Proliferation News
» November 8, 2011

U.S. Hangs Back as Inspectors Prepare Report on Iran's Nuclear Program

David E. Sanger and William J. Broad | New York Times


An imminent report by United Nations weapons inspectors includes the strongest evidence yet that Iran has worked in recent years on a kind of sophisticated explosives technology that is primarily used to trigger a nuclear weapon, according to Western officials who have been briefed on the intelligence. But the case is hardly conclusive.

Iran's restrictions on inspectors have muddied the picture. And however suggestive the evidence about what the International Atomic Energy Agency calls "possible military dimensions" of Iran's program turns out to be, the only sure bet is that the mix of sleuthing, logic and intuition by nuclear investigators will be endlessly compared with the American intelligence agencies' huge mistakes in Iraq in 2003.

Just as it was eight years ago, the I.A.E.A., which was conceived as a purely technical organization insulated from politics, is about to be sucked into the political whirlpool about how the world should respond to murky weapons intelligence. Except this time everything is backward: It is the I.A.E.A., which punched holes in the Bush administration's claims about Iraq's nuclear progress, that today is escalating the case that Iran has resumed work on bomb-related technology, after years of frustration over questions that have gone unanswered by that government.    Full Article

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Jeffrey Goldberg and Marc Ambinder | The Atlantic
Shortly after American Navy Seals raided the Pakistani city of Abbottabad in May and killed Osama bin Laden, General Ashfaq Kayani, the Pakistani chief of army staff, spoke with Khalid Kidwai, the retired lieutenant general in charge of securing Pakistan's nuclear arsenal.     Full Article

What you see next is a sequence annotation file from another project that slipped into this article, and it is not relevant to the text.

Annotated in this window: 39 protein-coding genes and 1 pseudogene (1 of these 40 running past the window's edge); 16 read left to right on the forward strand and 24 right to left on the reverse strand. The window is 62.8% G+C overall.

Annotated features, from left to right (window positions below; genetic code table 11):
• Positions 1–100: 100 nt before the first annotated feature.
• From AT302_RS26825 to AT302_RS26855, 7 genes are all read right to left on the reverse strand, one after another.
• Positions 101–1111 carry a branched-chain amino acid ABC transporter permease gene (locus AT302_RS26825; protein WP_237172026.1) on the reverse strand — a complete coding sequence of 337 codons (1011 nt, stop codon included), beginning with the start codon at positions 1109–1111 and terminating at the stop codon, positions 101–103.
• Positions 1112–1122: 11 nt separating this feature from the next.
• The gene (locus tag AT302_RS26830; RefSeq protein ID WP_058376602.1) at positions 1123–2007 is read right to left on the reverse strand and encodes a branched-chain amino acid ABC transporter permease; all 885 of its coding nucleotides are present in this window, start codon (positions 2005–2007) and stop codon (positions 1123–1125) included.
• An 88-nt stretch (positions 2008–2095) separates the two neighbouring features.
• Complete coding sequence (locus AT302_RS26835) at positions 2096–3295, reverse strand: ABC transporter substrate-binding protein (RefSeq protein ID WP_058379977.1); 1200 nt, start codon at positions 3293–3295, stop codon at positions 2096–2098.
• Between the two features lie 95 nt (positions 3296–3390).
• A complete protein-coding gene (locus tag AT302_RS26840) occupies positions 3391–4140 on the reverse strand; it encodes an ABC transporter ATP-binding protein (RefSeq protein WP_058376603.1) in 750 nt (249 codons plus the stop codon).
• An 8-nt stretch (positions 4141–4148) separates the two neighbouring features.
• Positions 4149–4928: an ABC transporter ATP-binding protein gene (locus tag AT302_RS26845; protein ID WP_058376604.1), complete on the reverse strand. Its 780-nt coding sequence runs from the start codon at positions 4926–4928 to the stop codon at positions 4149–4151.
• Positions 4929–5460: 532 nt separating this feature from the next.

Itar-Tass News Agency
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Steven Aftergood | Federation of American Scientists
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Pierre Goldschmidt | NPEC Conference Paper
IAEA safeguards are both the principal means of verifying a state's compliance with international nuclear obligations, as well as detecting the potential transgression of these obligations. In the coming years, the IAEA will be asked to safeguard an increasing number of nuclear facilities. It will need additional funds to procure new types and more effective equipment, and expertise to carry out these additional responsibilities.     Full Article

Jim Wolf | Reuters
The Pentagon's advanced research arm said Monday it is boosting efforts to build offensive cyber arms for possible keyboard-launched U.S. military attacks against enemy targets. The military needs "more and better options" to meet cyber threats to a growing range of industrial and other systems controlled by computers vulnerable to penetration.     Full Article

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Produced twice weekly, Proliferation News provides a free summary of news and analysis on efforts to prevent the spread and use of nuclear weapons. Visit the Carnegie Nuclear Policy Program website for further information and resources. Please send your comments and suggestions to the editor at

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